Jews of Kurdistan

Diwaniyya guest blogger Süleyman Şanlı is a Visiting Scholar at the Moshe Dayan Center for Middle Eastern and African Studies.

Kurdistan is an area in the Middle East composed mainly of parts of Turkey, Iraq, Iran, and Syria. It is inhabited by the Kurds, an ethnolinguistic group of Indo-European descent that has retained its own distinct culture and a strong national identity despite its stateless situation.




The Jews lived in about two hundred villages and towns throughout Kurdistan. Their total number in 1950, just before they left for Israel, was estimated to be about twenty-five thousand. One might say that the entire narrative of the traditional history of Kurdish Jewry is encapsulated between two biblical verses, 2 Kings 17:6, which recounts their exile from Israel, and Isaiah 27:13, which prophesies their return. Kurdish Jews believe themselves to be descendants of the exiles of Samaria, the capital of the ancient kingdom of Israel. This tradition was mentioned as early as the twelfth century by Benjamin of Tudela and perhaps reinforced by proximity to the river Habor (Ḥavor), which is still known by that name today (Ar. Khabur, Aram. Ḥavora). Historians date the exile to 722/21 B.C.E.

With the beginnings of Jewish settlement in the Land of Israel in modern times, Jews from Kurdistan were among the first Near Eastern Jews to move there.  Between 1920 and 1926, Kurdish Jews emigrated in larger numbers. With the establishment of the state in 1948, practically all of Kurdish Jewry emigrated to Israel. Many insisted on living in Jerusalem in their own neighborhoods, the best-known of these being Maḥane Yehuda, which includes the famous open market. Others settled in rural areas in the hills around Jerusalem or in villages such as Alroy (near Haifa) and Shetula (near Lebanon), where they continued to farm as in Kurdistan. Of those who settled in cities, most were at first manual laborers, but some eventually prospered as the owners of their own businesses in various branches of the construction industry.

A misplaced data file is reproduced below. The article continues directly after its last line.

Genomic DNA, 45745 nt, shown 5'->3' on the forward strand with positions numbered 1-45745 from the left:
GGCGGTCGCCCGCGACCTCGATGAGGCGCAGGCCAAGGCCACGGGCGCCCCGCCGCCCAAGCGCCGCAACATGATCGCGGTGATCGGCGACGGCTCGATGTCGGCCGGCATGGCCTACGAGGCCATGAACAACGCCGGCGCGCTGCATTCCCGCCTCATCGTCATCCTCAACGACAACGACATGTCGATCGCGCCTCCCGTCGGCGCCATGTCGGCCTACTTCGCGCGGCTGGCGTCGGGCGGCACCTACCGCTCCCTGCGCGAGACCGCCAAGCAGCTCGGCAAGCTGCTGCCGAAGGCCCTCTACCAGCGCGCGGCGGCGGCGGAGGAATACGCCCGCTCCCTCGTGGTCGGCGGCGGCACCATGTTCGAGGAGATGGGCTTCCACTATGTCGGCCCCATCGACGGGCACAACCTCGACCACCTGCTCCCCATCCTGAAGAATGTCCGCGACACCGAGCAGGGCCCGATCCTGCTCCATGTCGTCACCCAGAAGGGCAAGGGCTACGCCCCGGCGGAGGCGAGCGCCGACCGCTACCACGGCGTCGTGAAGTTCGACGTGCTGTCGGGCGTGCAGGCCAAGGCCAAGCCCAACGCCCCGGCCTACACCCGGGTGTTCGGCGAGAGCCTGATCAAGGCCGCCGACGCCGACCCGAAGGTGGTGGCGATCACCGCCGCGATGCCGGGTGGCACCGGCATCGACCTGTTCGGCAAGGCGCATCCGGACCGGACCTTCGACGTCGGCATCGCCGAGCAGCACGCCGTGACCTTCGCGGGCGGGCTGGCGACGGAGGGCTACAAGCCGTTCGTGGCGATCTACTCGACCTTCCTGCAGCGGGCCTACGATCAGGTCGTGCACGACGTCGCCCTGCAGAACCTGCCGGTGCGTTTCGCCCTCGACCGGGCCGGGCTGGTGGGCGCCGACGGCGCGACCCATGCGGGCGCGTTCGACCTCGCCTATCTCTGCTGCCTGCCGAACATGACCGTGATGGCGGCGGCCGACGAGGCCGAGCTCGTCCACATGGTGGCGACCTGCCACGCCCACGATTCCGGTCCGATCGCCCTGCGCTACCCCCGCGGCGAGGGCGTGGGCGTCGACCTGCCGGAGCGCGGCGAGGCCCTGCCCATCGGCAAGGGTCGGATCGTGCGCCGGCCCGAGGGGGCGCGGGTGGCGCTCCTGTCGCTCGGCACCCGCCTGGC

'Ena Kurdi', a Kurdish-Jewish magazine published in Aramaic.

Kurdish Jews began to publish a new magazine in Aramaic called “Ena Kurdi.” Amazingly, given its strict traditionalism, Kurdistan once had a female rabbi, Asenath Barazani (Barzani), who headed a yeshiva (ca. 1680). By her own explanation, this came about because her father had no sons, only daughters, and therefore taught her no other skills except to study and teach Torah, and when he married her off, he adjured her husband not to make her do housework. Asenath’s father and forefathers were prominent rabbis, and many of their descendants served as rabbis in Kurdistan and beyond.

Kurdish Jews in Israel follow closely the struggle of the Kurds for independence. The late legendary Kurdish leader Mullah  Muṣṭafā Barazani, the father of the current leader Masʿūd Barazani, visited old family friends in Israel. Since 1992, when it became possible to journey to Iraq, many Kurdish Jews have returned to visit former homes and old friends. 
          
Kurdish Jews in Israel celebrate a Kurdish festival, Sehrāne, once a year during the festival of Tabernacles (Sukkot). They sing Kurdish songs at weddings and other festive events. All this is in harmony with Israel’s policy of encouraging political friendships in the region.

Shimon Peres with Kurdish Jewish folk dancers.

In sum, the Israelite-Jewish life that began in ancient Israel and ancient Assyria continued in Kurdistan and lasted about twenty-seven hundred years, ending in modern Israel. Memories of that life will continue for a while among people who are still alive today. However, that life, its unique Judaic traditions, its Neo-Aramaic dialects, its religious and folk literature, are now being studied and preserved for future generations. Thus, Isaiah’s prophecy, “They shall come [home] that were lost in the land of Assyria . . .  and they shall worship God on the holy mountain in Jerusalem” (27:13), has been fulfilled. These very words are on the logo and website of the Organization of Kurdish Jews in Israel.

-Süleyman Şanlı


BIBLIOGRAPHY
Brauer, Erich, 1993 The Jews of Kurdistan, completed and ed. Raphael Patai, Wayne State University Press, Detroit.
Sabar, Yona, 1982 The Folk Literature of Kurdistani Jews, Yale University Press, New Haven.
Sabar, Yona,  2011 " Kurdistan." Encyclopedia of Jews in the Islamic World. Executive Editor Norman A. Stillman . Brill, Brill Online.

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